Bugs in a website allowed anyone to track the locations of mobile phone users in the USA, writes Brian Krebs. Data aggregator LocationSmart is a Californian business that can pinpoint AT&T, Sprint, T-Mobile and Verizon phones to within a few hundred yards of their location in the USA. The free demo service on the LocationSmart website allowed people to see the location of their own mobile phone after they submitted their name, email address and phone number. However, security researcher Robert Xiao found the website did not adequately prevent anonymous queries, meaning anyone with a modest knowledge of how to manipulate websites could have used LocationSmart’s service to locate anyone’s phone without needing to identify themselves.
LocationSmart have since disabled their demo. In a statement they asserted nobody but Xiao had used the exploit.
The vulnerability of the consent mechanism recently identified by Mr. Robert Xiao, a cybersecurity researcher, on our online demo has been resolved and the demo has been disabled. We have further confirmed that the vulnerability was not exploited prior to May 16th and did not result in any customer information being obtained without their permission. On that day as many as two dozen subscribers were located by Mr. Xiao through his exploitation of the vulnerability. Based on Mr. Xiao’s public statements, we understand that those subscribers were located only after Mr. Xiao personally obtained their consent. LocationSmart is continuing its efforts to verify that not a single subscriber’s location was accessed without their consent and that no other vulnerabilities exist. LocationSmart is committed to continuous improvement of its information privacy and security measures and is incorporating what it has learned from this incident into that process.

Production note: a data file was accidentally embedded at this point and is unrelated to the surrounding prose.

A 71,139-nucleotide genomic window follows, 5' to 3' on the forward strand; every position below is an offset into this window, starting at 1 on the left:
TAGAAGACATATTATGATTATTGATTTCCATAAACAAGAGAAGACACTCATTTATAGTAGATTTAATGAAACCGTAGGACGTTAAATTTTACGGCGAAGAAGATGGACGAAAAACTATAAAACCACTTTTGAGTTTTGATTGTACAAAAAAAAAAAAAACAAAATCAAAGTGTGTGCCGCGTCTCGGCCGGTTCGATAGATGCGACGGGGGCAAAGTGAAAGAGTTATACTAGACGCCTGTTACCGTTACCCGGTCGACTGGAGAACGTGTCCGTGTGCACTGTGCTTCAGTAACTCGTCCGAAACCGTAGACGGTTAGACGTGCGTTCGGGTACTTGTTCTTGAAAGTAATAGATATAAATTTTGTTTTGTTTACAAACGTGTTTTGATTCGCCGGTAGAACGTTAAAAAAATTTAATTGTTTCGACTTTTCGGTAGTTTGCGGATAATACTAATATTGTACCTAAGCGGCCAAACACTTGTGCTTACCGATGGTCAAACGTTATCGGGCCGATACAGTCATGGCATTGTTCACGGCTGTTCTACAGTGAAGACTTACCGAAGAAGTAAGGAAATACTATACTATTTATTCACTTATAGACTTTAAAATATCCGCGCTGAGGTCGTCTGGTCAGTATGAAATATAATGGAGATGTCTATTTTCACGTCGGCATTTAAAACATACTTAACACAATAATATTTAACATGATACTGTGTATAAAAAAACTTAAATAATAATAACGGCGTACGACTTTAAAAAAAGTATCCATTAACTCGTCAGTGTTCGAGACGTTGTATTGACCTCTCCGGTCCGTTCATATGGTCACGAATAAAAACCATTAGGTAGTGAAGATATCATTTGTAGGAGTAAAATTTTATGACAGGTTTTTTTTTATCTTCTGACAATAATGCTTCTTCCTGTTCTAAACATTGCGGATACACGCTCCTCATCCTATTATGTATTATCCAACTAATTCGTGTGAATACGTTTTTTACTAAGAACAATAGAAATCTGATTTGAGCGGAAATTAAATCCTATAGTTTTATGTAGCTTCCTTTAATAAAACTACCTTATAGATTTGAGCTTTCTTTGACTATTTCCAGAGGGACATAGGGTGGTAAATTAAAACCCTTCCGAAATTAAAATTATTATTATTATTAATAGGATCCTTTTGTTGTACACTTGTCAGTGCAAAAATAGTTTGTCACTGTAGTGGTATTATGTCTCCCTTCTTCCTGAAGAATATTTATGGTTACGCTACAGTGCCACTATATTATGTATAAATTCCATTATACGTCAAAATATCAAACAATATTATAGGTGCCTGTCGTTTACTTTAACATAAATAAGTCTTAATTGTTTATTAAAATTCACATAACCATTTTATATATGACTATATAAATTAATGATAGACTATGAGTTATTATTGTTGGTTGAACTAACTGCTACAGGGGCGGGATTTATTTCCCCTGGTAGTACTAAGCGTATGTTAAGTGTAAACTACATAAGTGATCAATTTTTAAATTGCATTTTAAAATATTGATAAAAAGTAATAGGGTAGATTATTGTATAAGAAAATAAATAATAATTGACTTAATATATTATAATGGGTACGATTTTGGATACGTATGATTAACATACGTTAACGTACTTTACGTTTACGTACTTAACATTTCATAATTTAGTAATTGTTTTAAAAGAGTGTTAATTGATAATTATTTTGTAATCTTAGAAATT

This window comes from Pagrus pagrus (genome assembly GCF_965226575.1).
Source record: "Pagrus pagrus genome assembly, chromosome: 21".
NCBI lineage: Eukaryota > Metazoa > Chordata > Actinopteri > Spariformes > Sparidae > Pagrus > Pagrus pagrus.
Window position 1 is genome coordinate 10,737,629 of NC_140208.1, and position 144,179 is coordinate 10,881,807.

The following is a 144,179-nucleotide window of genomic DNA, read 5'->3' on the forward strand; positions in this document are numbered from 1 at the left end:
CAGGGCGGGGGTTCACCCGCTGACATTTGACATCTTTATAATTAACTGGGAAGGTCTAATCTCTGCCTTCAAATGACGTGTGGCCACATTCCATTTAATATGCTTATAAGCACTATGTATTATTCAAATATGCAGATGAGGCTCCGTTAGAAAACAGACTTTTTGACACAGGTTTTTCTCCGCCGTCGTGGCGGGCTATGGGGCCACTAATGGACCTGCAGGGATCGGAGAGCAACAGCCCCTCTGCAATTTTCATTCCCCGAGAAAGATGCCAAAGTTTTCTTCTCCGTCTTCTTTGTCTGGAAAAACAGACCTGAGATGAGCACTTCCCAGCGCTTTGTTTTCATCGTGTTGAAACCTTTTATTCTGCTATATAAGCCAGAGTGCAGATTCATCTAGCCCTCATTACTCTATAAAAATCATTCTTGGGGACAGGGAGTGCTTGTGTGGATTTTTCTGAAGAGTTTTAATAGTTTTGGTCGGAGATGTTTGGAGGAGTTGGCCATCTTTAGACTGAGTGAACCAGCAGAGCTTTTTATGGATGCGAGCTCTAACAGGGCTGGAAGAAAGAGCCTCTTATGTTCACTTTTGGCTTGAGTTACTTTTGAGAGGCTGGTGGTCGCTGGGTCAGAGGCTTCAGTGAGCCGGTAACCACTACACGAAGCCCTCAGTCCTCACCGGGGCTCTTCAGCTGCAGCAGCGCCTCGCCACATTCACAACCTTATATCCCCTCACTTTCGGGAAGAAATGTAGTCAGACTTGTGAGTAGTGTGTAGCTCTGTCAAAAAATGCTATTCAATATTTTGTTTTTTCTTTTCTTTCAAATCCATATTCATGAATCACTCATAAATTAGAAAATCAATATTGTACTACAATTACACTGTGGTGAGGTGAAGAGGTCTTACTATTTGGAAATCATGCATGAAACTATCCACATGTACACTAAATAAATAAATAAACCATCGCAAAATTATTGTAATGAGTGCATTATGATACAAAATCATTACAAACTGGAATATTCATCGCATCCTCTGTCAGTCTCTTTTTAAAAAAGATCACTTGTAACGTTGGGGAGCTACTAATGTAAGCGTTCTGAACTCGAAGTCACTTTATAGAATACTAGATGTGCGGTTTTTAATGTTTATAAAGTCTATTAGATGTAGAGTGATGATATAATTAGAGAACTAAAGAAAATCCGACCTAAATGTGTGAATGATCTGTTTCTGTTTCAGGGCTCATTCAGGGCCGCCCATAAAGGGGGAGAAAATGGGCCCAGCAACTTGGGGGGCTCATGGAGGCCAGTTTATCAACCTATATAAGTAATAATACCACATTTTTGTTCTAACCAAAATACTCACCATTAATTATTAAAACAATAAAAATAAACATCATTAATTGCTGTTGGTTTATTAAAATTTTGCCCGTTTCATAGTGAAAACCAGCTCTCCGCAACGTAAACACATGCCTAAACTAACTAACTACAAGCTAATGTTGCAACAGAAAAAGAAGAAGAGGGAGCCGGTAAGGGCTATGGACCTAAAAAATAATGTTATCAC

Earlier this month Motherboard reported on the hacking of a business which supplies mobile phone locations to US law enforcement bodies. The hacker’s actions highlighted both a lack of controls over who can obtain mobile phone location data, and the lax security of businesses that exploit it.
Only the terminally naive are still surprised by this kind of data breach. How many of us have attended events where a salesman has gleefully heralded the business opportunities created by gathering and responding to a customer’s movements? At some point the salesman will solemnly advise that privacy is important too. But the next sentence will return to the theme of how to make money. For 30 minutes of spiel about the value of location data, you will only hear 30 seconds of token reassurance about privacy. I expect this ratio is a useful guide to the amount of money and attention paid to privacy by the businesses so eager to sell the locations of users.
Until now, the people who sell your whereabouts have mostly talked about the location of your mobile phone. Thanks to the internet of things, we will soon have ten times as many devices whose locations can be tracked. From now on, the privacy issue is not whether you can keep your location a secret, but whether there will be any effective limits on who can find you.